Some of the greatest productivity tools for business are mobile computing devices. Tablets, smartphones, and laptops keep employees connected to the office and to customers and enable round-the-clock support. These same mobile devices also can create a headache for IT personnel. The IT staff has to provide access to mobile users and secure the network from wireless intruders. While supporting a mobile workforce can substantially increase office productivity, your network also needs to be hardened to accommodate mobile users.
According to the Citrix Mobile Analytics Report, the number of external devices managed within the enterprise increased by 72 percent in the last year. At least 61 percent of workers report working outside of the office part of the time, and most employees use three or more devices daily for work-related activities.
Here are just a few of the ways that the company’s IT department can securely extend the corporate network to support mobile workers:
1. Virtual Private Networking (VPNs)The best way to provide secure remote access is with a virtual private network (VPN). A VPN is a means of creating a secure connection over a public network such as the Internet. The VPN gateway performs an authentication “handshake” with remote users and once they are authenticated, it provides secure access between the remote user and the network.
The great thing about VPN is that it is secure, but it doesn’t require client software. Authentication is handled from the network, so remote users with the right credentials can access the network anywhere, at any time, using any device. And a VPN can be used as an internal network strategy to isolate sensitive data areas, such as accounting or HR records. That way you can grant access to specific parts of the network based in the user’s credentials.
2. Corporate-Controlled Mobile DevicesIT managers are rightly suspicious of devices that they can’t control. One way to gain control over mobile hardware is to provide mobile workers with laptops or devices specifically for company use. The cost of mobile hardware is continually dropping, and by issuing company tablets, smartphones, or laptops, IT has more control over hardware configurations, anti-virus protection, and remote network access, and it simplifies remote user management.
For example, if the company standardizes on iPhones and iPads, then IT only has to support the Apple iOS operating system. The company can standardize on software that has iOS apps to connect enterprise software to Apple devices. This not only simplifies device management, it also means there are fewer mobile connectivity problems to troubleshoot, and employee training is simpler.
3. Bring Your Own Device (BYOD)Of course, most employees want to use their own mobile devices. The bring your own device phenomenon is unstoppable. A survey by IDC and Unisys showed that 84 percent of employers at some point tried to ban BYODs, but 51 percent then had to repeal the ban to control employee use of their own hardware.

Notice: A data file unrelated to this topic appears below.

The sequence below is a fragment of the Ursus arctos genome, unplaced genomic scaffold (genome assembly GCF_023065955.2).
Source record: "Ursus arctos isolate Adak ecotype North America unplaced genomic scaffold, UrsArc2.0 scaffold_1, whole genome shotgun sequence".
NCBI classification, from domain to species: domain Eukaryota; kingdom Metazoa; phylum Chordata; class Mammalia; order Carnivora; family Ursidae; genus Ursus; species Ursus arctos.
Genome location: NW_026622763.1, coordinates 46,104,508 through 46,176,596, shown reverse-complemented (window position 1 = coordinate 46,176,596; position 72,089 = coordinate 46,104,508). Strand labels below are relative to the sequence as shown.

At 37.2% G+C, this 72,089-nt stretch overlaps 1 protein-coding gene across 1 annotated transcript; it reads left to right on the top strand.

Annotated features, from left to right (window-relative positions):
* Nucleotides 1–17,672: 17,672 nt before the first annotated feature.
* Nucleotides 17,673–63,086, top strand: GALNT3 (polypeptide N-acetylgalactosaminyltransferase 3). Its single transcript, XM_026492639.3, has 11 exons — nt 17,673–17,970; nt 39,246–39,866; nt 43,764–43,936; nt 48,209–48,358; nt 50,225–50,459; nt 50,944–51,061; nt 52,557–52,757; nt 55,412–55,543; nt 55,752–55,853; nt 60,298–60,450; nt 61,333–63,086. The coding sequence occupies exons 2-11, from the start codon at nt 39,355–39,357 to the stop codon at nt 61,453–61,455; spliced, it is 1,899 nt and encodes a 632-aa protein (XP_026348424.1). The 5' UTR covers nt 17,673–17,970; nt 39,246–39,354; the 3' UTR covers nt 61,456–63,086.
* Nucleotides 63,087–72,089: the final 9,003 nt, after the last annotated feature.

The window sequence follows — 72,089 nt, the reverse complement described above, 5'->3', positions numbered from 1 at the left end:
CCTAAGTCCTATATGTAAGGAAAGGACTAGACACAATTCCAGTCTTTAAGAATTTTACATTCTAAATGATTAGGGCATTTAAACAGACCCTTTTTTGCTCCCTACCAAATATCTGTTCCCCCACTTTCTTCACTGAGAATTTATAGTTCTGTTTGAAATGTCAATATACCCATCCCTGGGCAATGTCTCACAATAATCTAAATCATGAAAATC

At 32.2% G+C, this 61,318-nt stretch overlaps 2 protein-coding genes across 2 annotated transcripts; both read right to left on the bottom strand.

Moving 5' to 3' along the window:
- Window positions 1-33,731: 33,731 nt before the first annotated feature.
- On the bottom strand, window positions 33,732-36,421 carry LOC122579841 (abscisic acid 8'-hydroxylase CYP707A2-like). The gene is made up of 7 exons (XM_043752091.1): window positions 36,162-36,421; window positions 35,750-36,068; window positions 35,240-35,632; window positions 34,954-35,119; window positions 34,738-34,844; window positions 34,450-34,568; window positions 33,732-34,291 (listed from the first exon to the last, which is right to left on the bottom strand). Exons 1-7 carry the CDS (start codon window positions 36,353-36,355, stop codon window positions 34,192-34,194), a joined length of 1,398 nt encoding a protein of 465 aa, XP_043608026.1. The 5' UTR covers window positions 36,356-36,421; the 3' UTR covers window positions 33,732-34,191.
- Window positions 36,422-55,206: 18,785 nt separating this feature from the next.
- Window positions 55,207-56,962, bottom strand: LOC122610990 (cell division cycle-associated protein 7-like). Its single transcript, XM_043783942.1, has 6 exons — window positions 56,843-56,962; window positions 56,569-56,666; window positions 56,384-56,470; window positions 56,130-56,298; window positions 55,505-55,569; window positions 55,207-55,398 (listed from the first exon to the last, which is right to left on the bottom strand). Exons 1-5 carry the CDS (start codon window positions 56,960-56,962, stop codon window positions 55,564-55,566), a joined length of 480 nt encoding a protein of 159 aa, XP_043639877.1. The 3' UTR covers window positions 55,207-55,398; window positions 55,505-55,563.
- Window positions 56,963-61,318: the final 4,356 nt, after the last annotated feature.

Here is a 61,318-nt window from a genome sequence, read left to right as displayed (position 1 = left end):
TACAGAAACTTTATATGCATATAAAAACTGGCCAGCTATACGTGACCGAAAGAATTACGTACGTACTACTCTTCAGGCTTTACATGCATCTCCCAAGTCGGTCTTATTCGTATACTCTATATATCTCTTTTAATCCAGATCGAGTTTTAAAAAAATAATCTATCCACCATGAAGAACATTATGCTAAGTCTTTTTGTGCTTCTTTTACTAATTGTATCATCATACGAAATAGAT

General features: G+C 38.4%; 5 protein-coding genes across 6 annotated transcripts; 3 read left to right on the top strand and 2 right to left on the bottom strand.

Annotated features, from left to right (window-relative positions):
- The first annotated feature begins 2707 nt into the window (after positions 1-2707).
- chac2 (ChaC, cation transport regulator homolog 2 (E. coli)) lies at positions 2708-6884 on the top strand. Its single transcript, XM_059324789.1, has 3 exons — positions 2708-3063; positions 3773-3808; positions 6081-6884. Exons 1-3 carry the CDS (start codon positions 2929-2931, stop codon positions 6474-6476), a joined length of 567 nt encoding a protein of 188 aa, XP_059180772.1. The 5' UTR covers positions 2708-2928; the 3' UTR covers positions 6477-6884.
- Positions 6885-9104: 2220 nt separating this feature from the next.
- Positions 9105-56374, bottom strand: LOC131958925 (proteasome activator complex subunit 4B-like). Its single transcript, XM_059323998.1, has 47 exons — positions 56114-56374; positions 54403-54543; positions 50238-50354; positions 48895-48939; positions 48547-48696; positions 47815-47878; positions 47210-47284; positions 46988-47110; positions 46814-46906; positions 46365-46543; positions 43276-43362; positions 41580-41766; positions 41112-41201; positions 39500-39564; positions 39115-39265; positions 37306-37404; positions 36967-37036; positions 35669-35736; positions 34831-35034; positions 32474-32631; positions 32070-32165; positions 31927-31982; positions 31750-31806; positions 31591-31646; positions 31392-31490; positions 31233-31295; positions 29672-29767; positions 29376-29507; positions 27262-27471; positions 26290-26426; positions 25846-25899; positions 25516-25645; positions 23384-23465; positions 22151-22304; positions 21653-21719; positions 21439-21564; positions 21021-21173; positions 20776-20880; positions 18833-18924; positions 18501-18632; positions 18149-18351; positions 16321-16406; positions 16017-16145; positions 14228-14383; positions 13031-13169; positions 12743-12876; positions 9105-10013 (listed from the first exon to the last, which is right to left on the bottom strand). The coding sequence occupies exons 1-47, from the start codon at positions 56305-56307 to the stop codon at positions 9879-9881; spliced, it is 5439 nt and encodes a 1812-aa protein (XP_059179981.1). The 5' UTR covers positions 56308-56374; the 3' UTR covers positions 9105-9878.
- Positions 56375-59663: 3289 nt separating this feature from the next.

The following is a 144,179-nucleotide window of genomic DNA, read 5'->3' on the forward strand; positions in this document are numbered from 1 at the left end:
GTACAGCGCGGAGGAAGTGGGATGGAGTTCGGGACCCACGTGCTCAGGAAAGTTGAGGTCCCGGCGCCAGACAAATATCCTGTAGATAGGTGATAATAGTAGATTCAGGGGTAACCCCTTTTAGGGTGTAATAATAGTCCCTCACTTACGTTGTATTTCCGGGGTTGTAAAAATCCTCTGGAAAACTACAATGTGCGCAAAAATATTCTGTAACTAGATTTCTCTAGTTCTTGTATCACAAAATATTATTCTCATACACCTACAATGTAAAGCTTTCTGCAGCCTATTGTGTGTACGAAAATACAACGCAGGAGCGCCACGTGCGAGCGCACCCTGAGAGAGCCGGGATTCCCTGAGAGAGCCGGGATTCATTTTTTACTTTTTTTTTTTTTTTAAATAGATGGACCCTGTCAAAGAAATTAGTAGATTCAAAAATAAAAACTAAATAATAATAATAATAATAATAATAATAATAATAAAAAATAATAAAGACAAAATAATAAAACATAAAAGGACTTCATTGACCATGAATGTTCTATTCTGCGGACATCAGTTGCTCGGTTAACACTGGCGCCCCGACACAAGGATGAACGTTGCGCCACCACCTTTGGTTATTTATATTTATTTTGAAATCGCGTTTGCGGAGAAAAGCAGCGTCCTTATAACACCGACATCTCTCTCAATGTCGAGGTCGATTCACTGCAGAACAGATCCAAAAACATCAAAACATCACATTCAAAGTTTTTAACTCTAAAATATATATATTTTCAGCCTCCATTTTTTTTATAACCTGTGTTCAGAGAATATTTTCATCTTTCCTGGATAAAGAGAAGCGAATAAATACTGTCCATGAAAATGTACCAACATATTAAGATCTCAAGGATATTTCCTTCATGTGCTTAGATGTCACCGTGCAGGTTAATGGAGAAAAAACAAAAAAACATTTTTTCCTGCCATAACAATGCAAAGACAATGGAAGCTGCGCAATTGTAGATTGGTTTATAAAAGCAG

Companies need to have strict policies in place as to what devices will be supported and what types of data are accessible. The problem with BYOD is you cannot control the device itself so you need to control access. That means locking down applications and systems that contain sensitive data so they can’t be accessed from outside. It also means making sure that remote users have security software on their smartphones or tablets that allows the device to be remotely wiped clean case of loss or theft.
4. Network Control and AuthenticationNetwork security is always a concern, so you need secure authentication. Most companies use password access, but a simple password is easily stolen or “sniffed” by monitoring unsecured wireless connections. Using a more hardened authentication strategy will help secure the network.
One-time passwords are one strategy, or challenging users with authentication questions. Two-way authentication also is an option, where a secure login code is sent separately as a text message or email. Single Sign On is useful for companies that want to control employee data access since it can grant access to only approved network and cloud resources.
5. Provisioning ProceduresEvery company should have strict guidelines and policies about adding new remote users to the network. Forgotten users and ex-employees whose credentials are still active are among the greatest threats to network security. It’s up to the IT department to keep track of who has access to the network, and what controls need to be in place for each user.
When a new remote user is added to the network, there should be a checklist for authentication and identity controls. When an employee leaves or no longer needs remote access, the same checklist should be used to make sure all access rights are rescinded and any backdoors are locked tight.
These are just a few provisioning strategies for a mobile workforce. Cloud services, server configurations, secure access points, and other tactics can also make your systems safe and secure while promoting remote worker productivity. If you aren’t sure how to manage your remote team, call in the experts who can assess your remote user requirements and suggest strategies that provide fast, secure data access with an assured ROI.
What strategies have you used to connect your mobile workforce to your IT?